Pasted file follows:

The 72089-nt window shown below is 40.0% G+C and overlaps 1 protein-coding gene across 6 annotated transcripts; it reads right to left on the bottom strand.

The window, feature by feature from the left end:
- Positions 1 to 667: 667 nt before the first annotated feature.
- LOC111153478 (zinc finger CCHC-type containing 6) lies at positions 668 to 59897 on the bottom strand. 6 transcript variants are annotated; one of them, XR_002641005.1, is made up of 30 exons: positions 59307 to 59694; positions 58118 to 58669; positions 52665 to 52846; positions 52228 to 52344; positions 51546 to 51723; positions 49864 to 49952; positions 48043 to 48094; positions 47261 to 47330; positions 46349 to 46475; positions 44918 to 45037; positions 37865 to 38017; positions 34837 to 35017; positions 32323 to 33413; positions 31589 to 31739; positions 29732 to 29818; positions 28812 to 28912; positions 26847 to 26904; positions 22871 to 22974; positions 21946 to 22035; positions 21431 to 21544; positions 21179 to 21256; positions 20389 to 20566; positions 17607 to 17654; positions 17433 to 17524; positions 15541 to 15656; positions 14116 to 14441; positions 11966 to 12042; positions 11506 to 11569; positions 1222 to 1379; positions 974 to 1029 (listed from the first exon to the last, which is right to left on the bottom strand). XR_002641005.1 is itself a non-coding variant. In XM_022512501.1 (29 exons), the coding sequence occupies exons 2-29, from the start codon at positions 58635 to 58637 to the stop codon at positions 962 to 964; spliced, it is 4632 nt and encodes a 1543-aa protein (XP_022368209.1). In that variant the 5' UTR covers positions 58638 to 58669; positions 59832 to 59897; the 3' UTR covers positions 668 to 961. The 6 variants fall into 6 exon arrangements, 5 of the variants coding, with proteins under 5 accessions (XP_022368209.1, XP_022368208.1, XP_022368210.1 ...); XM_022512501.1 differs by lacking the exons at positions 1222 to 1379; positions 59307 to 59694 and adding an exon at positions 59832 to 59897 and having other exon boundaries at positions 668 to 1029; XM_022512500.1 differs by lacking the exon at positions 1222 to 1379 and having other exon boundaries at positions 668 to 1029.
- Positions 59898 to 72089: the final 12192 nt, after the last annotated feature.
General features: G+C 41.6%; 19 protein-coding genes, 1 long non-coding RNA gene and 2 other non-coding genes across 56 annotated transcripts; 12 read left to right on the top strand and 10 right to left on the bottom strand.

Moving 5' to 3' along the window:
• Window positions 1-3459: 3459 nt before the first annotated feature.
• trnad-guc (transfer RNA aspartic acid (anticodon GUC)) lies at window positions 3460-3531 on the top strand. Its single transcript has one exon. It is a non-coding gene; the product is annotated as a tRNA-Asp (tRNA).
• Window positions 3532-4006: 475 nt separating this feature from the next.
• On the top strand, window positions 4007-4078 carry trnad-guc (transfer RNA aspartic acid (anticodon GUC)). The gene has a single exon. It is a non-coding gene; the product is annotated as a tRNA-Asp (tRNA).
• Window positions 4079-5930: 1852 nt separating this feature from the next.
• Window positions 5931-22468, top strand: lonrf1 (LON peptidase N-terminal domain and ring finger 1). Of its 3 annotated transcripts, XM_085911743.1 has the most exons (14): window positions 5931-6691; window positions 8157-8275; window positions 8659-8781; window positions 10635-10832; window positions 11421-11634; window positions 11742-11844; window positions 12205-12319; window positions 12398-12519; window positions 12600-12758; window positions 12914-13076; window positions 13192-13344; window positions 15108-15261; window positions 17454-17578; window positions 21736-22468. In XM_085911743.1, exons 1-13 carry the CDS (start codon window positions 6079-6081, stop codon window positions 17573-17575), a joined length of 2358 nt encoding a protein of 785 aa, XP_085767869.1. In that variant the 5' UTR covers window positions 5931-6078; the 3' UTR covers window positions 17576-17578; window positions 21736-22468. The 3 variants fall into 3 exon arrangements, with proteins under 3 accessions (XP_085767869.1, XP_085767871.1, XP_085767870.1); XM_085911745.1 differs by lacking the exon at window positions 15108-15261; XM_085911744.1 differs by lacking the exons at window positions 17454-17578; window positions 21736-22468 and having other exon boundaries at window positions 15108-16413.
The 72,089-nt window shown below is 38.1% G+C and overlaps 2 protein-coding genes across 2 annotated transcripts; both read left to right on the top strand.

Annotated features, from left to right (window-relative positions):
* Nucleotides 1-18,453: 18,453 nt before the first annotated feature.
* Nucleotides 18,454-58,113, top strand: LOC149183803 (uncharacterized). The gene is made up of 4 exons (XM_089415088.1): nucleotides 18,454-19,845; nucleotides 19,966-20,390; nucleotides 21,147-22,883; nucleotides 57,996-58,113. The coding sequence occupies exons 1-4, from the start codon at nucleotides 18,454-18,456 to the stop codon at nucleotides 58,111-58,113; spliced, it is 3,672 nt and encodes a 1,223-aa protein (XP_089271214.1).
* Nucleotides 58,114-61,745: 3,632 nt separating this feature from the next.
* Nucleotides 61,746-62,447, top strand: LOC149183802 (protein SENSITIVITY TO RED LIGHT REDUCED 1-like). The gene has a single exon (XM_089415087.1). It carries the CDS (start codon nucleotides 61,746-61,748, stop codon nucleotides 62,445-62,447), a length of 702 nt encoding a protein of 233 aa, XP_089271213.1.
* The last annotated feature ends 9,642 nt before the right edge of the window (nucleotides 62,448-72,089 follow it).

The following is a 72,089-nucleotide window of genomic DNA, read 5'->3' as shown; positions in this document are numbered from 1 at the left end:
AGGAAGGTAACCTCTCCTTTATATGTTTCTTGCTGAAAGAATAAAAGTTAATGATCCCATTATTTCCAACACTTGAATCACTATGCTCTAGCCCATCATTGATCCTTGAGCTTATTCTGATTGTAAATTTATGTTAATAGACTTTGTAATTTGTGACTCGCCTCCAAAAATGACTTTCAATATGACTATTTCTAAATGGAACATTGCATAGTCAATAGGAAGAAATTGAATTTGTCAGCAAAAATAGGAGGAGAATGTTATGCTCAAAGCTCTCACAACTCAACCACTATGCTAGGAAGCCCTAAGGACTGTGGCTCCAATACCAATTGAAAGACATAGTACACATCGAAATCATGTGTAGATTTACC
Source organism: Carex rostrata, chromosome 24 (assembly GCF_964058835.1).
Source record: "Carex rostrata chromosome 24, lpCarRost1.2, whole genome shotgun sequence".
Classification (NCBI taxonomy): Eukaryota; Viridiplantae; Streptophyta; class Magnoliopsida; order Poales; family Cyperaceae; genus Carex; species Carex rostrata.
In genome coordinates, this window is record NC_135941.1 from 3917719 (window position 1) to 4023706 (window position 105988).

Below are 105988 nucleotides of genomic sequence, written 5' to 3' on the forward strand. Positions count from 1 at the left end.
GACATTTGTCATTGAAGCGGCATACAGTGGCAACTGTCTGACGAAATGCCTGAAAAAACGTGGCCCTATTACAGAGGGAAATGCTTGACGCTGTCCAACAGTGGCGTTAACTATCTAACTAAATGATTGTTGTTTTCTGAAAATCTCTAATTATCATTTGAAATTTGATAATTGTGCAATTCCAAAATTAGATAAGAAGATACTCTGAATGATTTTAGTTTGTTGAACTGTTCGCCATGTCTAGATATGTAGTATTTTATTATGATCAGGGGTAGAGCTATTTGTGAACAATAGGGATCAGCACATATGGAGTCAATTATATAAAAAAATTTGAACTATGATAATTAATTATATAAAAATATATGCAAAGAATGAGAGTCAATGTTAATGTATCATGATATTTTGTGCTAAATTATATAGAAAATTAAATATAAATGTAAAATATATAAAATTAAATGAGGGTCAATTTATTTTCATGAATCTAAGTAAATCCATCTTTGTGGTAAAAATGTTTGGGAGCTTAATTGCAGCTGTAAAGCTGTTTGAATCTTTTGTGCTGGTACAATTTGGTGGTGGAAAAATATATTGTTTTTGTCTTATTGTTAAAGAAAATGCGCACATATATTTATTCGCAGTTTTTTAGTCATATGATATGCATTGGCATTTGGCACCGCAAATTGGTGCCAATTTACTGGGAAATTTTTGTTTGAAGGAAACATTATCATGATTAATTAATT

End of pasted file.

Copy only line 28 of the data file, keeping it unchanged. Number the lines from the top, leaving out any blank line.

GACATTTGTCATTGAAGCGGCATACAGTGGCAACTGTCTGACGAAATGCCTGAAAAAACGTGGCCCTATTACAGAGGGAAATGCTTGACGCTGTCCAACAGTGGCGTTAACTATCTAACTAAATGATTGTTGTTTTCTGAAAATCTCTAATTATCATTTGAAATTTGATAATTGTGCAATTCCAAAATTAGATAAGAAGATACTCTGAATGATTTTAGTTTGTTGAACTGTTCGCCATGTCTAGATATGTAGTATTTTATTATGATCAGGGGTAGAGCTATTTGTGAACAATAGGGATCAGCACATATGGAGTCAATTATATAAAAAAATTTGAACTATGATAATTAATTATATAAAAATATATGCAAAGAATGAGAGTCAATGTTAATGTATCATGATATTTTGTGCTAAATTATATAGAAAATTAAATATAAATGTAAAATATATAAAATTAAATGAGGGTCAATTTATTTTCATGAATCTAAGTAAATCCATCTTTGTGGTAAAAATGTTTGGGAGCTTAATTGCAGCTGTAAAGCTGTTTGAATCTTTTGTGCTGGTACAATTTGGTGGTGGAAAAATATATTGTTTTTGTCTTATTGTTAAAGAAAATGCGCACATATATTTATTCGCAGTTTTTTAGTCATATGATATGCATTGGCATTTGGCACCGCAAATTGGTGCCAATTTACTGGGAAATTTTTGTTTGAAGGAAACATTATCATGATTAATTAATT